Notes and my reflections as I read Muhammad: A Prophet For Our Time by Karen Armstrong
Muhammad had his wives' apartments surrounding the mosque and in order to conduct business or get advice, people would often drop by whichever wife's house he was presently staying. Apparently they often made nuisances of themselves by overstaying their visits and some men even started harassing Muhammad's wives. Therefore some revelations were given in order to instruct the community on good manners as they pertained to their leader and his family. Also it gave instruction about Muhammad's wives speaking to men from behind a curtain or hijab. Karen Armstrong agrees that hijab has become a more controversial aspect of Islam especially among those who believe it oppresses women on one hand to the other spectrum that all devout Muslim women MUST wear a head scarf at the very least. However at the time of the revelation it was only to keep Muhammad's wives from being under the prying eyes and scrutiny of the male members of Medina. Although Muhammad's wives were now kept a bit more separate from the men (e.g. remaining in tents when going on military expeditions), other women still went around freely. "The hijab was not devised to divide the sexes," Armstrong writes.
I thought this part was interesting: "The introduction of the hijab was a victory for 'Umar, who had been urging the Prophet to segregate his wives for some time -- a somewhat superficial solution to a complex problem. Muhammad had wanted to change people's attitudes, and the imposition of this external barrier was a compromise, because it did not require Muslims to exercise an internal control over their actions. But he gave in to 'Umar, because of the crisis that was tearing Medina apart." (pg. 171)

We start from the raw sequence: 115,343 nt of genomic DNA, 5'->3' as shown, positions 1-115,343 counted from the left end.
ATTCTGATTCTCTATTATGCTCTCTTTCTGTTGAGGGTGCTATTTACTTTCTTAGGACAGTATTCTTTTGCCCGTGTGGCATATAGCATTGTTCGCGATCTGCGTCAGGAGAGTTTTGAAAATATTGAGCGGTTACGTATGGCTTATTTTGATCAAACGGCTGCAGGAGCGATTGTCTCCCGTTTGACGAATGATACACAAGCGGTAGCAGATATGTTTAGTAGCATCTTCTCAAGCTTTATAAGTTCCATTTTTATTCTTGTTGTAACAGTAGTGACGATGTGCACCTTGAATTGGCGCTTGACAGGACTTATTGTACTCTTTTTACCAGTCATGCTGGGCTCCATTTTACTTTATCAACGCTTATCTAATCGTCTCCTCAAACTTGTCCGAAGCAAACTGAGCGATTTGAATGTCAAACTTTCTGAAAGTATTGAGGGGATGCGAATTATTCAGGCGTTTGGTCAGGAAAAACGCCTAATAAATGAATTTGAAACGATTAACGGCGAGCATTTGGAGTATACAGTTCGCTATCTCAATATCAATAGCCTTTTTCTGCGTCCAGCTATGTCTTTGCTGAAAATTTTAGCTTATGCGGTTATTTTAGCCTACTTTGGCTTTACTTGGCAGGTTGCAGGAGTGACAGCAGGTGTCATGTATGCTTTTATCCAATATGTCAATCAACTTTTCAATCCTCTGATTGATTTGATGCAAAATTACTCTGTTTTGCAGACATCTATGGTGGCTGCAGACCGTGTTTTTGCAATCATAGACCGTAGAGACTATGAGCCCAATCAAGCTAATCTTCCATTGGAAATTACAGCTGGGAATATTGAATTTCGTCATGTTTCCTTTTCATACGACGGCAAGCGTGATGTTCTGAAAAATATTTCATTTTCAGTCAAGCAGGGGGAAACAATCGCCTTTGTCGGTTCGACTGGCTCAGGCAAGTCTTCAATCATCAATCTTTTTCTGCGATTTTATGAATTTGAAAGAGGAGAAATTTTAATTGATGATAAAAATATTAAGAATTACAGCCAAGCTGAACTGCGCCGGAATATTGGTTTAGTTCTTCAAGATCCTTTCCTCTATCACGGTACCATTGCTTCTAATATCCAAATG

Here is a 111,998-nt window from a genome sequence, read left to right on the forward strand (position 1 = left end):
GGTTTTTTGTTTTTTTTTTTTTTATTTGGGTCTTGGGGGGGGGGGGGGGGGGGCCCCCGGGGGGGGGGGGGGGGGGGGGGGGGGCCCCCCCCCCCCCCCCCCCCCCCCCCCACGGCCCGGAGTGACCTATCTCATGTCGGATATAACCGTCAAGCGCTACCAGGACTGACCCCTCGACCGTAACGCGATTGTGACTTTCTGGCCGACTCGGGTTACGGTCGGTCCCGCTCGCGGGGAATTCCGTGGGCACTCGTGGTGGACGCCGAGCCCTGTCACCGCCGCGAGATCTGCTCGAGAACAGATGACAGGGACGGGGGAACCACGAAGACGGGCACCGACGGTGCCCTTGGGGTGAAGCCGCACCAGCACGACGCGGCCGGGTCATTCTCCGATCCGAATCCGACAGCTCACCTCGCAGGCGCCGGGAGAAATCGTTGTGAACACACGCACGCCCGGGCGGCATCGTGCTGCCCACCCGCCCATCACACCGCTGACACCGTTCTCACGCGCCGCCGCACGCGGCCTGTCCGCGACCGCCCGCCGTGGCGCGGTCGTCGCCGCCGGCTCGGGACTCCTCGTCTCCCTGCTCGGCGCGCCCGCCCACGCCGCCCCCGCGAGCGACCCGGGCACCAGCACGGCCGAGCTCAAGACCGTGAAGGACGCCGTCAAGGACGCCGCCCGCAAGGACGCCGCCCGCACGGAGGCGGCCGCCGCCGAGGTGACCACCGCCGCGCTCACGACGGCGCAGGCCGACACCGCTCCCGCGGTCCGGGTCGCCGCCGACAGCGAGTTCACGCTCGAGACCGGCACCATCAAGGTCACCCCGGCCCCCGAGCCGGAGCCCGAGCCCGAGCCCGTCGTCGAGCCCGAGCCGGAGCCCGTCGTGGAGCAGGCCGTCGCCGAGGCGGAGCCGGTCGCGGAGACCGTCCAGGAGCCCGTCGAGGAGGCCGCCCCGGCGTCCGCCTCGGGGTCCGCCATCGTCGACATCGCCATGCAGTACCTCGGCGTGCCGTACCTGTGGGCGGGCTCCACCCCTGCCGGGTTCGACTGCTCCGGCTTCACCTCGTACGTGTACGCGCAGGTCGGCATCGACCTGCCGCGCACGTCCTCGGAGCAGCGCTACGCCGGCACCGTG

The reason I found this of interest is because I often read on blogs how women are harassed in Muslim countries even while covering their hair, faces and so forth. Some claim the men in Muslim-majority countries are the worst at catcalling and pinching and rubbing on women. I've also heard people argue that one reason for this is the men are never taught to control themselves because they are, in some cases, segregated from all non-related females or they expect somehow these pieces of covering clothes to be the barriers needed to ensure godly behave. You know ...so the men won't see something that they want to touch. No seeing equals no temptation. Where's the test of a good Muslim deciding between right and wrong there? So it was telling that Armstrong mentions here "it did not require Muslims to exercise an internal control over their actions." Are men robots unable to control their actions? Must there be a curtain (pieces of cloth) in place to discourage them from touching women? And why for the most part is this not a huge problem among Western countries where women don't usually cover nearly as much skin? Shouldn't one logically believe the more godly people would act, well, more godly?